Draft lottery means big night for Brooklyn
May, 29, 2012
By Kieran Darcy | ESPNNewYork.com
Streeter Lecka/Getty ImagesCould Kentucky's Anthony Davis go from cutting down nets to playing for the Nets?
The annual ritual involving ping-pong balls and giant envelopes is always exciting, as we watch the fates of NBA franchises rise and fall before our very eyes. But this year, one team in particular has its future hinging on the outcome -- and it just moved into our own backyard.
The brand-new Brooklyn Nets -- well, brand-new in name, location and logo, anyway -- arguably have more at stake than any of the other 12 participants on Wednesday night (8 p.m. ET, ESPN). Simply put, the Nets could make one giant leap to the upper echelon of the league, or be poised for several more years of mediocrity -- all in the span of 30 minutes.
It’s a boom-or-bust kind of night for Brooklyn, and here’s why:
First, the basics. After finishing 22-44 in the just-completed lockout-shortened season, the Nets have the sixth-best chance (7.5 percent) of landing the coveted No. 1 slot in next month’s NBA draft. They have an 8.33 percent chance of getting the second pick, and a 9.36 percent chance of getting the third -- adding up to a 25.19 percent chance of finishing in the top three.
But if the Nets don’t defy the odds and end up in the top three, they won’t have a first-round pick at all -- that selection will go to the Portland Trail Blazers, as part of the Gerald Wallace trade.
What a difference a ping-pong ball can make.
The Nets have won the draft lottery twice before. In 1990, they had the best chance of any team and got the No. 1 pick, using it on Syracuse forward Derrick Coleman. In 2000, the Nets had just the seventh-best chance -- 4.4 percent -- of securing the top pick, but got lucky and selected Cincinnati forward Kenyon Martin.
If they get lucky again Wednesday night, there’s little doubt who general manager Billy King will bring into the fold. Six-foot-ten power forward Anthony Davis, the consensus college player of the year who led Kentucky to a national championship as a freshman, is a virtual lock to be the first player selected, no matter which team is doing the picking.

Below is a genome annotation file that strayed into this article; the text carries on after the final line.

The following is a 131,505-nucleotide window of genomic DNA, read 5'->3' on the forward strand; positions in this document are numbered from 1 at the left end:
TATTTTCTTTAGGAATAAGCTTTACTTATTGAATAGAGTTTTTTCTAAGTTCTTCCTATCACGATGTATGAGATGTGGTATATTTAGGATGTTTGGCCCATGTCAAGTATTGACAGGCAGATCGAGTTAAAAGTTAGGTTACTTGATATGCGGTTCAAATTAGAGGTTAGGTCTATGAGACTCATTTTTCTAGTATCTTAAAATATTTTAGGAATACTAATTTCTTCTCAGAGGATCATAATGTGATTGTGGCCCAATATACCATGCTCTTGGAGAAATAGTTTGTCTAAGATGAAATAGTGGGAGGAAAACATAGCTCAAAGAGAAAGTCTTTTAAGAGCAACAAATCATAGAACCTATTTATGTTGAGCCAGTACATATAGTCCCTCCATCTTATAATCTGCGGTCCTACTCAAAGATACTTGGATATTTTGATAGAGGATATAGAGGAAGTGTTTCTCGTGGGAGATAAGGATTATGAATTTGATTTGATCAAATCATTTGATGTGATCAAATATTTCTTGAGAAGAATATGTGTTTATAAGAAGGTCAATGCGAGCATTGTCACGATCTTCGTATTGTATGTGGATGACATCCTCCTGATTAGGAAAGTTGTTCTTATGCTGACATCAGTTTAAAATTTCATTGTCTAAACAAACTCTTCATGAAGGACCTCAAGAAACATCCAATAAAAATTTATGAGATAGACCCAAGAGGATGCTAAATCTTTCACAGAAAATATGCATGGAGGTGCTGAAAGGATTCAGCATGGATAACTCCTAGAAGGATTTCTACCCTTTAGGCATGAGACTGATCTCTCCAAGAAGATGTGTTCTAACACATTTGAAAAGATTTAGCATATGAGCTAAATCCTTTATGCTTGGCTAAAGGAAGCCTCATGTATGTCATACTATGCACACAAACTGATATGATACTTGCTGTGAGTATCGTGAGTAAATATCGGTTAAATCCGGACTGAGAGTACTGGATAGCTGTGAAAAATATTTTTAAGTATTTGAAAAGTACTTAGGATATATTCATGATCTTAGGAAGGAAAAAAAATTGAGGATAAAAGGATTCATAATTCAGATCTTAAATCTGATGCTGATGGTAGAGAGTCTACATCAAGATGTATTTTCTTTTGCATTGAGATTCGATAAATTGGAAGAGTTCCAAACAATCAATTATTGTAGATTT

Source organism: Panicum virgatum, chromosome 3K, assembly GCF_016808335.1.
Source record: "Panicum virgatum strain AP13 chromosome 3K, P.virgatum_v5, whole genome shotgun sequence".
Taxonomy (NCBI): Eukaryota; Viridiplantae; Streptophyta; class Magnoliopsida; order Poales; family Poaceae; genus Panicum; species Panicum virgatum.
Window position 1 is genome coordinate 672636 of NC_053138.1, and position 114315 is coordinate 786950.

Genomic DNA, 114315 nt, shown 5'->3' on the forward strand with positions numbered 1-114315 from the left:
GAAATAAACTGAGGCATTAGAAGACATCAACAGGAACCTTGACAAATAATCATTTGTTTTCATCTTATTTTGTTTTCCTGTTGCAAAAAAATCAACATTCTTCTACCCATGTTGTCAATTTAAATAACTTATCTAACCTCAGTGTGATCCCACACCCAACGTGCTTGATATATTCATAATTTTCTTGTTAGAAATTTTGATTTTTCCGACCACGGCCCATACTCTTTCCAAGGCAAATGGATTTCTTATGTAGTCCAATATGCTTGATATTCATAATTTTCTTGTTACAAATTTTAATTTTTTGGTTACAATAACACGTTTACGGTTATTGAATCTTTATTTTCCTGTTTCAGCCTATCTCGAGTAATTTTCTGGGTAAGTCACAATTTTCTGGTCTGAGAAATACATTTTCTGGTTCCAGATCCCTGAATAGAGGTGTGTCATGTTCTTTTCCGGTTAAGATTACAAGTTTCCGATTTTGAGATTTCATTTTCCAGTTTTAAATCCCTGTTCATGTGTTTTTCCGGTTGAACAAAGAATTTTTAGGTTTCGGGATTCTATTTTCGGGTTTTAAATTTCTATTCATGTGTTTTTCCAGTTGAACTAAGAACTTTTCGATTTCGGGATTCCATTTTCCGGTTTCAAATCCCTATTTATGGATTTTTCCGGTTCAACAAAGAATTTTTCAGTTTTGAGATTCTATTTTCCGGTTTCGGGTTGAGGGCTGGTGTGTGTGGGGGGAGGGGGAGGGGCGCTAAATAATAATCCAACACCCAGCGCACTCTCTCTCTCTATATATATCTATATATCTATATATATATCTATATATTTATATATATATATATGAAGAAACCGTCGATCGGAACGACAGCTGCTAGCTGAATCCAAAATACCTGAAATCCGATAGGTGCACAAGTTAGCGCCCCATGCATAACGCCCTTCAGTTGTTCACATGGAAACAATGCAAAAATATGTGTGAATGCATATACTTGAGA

Davis has to get a lot stronger, and develop his offensive game. But he’s only 19 years old, and is undoubtedly the kind of building block that would strongly entice All-Star point guard Deron Williams to re-sign with Brooklyn.
With the second or third pick, the Nets could also add a very talented player, although Davis is viewed as a step above the rest. When the Wallace trade went down in March, a team source told ESPN.com’s Chad Ford that the Nets also coveted Kentucky swingman Michael Kidd-Gilchrist and Kansas forward Thomas Robinson.
Those two are currently the No. 2 and No. 4 ranked players in Ford’s Top 100 list of draft prospects. Whether either would be enough to convince Williams to stay remains to be seen, but adding one of them certainly wouldn’t hurt.
On the other hand, a failure to jump into the top three means the Nets won’t have a shiny new piece to help sway Williams’ decision. And the current starting lineup, including Wallace, MarShon Brooks, Kris Humphries and Brook Lopez, isn’t exactly championship caliber.
So there’s a lot riding on Wednesday night’s proceedings at Disney/ABC’s Times Square Studio -- the first time the NBA has held the draft lottery in New York City since 1993.
For the Nets, it’s not a stretch to say this could be one of the biggest nights in franchise history.
Conspiracy theorists still maintain that in the very first draft lottery back in 1985, it was no coincidence that the New York Knicks -- one of the league’s flagship franchises, in the media capital of the world -- were awarded the opportunity to select Georgetown center Patrick Ewing.
There’s no doubt the NBA has a vested interest in seeing the Nets’ relocation to Brooklyn be a success, too.
A representative from the accounting firm Ernst & Young will be present, to make sure everything is handled fairly and correctly.
But if the Nets do get lucky, one thing’s for sure -- it’ll be talked about for many, many years to come.
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